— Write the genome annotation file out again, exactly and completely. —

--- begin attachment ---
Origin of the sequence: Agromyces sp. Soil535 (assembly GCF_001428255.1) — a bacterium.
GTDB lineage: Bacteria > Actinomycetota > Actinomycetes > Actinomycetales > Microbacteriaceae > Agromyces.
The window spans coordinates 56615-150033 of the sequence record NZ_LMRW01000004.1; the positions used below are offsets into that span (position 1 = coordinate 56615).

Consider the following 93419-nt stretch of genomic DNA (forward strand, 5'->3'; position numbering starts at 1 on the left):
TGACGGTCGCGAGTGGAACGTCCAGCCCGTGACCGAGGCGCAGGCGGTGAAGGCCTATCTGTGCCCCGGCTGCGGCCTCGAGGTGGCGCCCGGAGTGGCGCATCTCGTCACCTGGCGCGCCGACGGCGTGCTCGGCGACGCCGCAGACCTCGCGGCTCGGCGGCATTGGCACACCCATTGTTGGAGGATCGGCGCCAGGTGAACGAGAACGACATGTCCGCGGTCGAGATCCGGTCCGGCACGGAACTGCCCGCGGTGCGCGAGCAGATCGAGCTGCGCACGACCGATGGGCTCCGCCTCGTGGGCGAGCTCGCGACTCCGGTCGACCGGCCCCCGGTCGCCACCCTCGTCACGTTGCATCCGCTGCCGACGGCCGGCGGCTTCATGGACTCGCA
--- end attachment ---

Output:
Origin of the sequence: Agromyces sp. Soil535 (assembly GCF_001428255.1) — a bacterium.
GTDB lineage: Bacteria > Actinomycetota > Actinomycetes > Actinomycetales > Microbacteriaceae > Agromyces.
The window spans coordinates 56615-150033 of the sequence record NZ_LMRW01000004.1; the positions used below are offsets into that span (position 1 = coordinate 56615).

Consider the following 93419-nt stretch of genomic DNA (forward strand, 5'->3'; position numbering starts at 1 on the left):
TGACGGTCGCGAGTGGAACGTCCAGCCCGTGACCGAGGCGCAGGCGGTGAAGGCCTATCTGTGCCCCGGCTGCGGCCTCGAGGTGGCGCCCGGAGTGGCGCATCTCGTCACCTGGCGCGCCGACGGCGTGCTCGGCGACGCCGCAGACCTCGCGGCTCGGCGGCATTGGCACACCCATTGTTGGAGGATCGGCGCCAGGTGAACGAGAACGACATGTCCGCGGTCGAGATCCGGTCCGGCACGGAACTGCCCGCGGTGCGCGAGCAGATCGAGCTGCGCACGACCGATGGGCTCCGCCTCGTGGGCGAGCTCGCGACTCCGGTCGACCGGCCCCCGGTCGCCACCCTCGTCACGTTGCATCCGCTGCCGACGGCCGGCGGCTTCATGGACTCGCA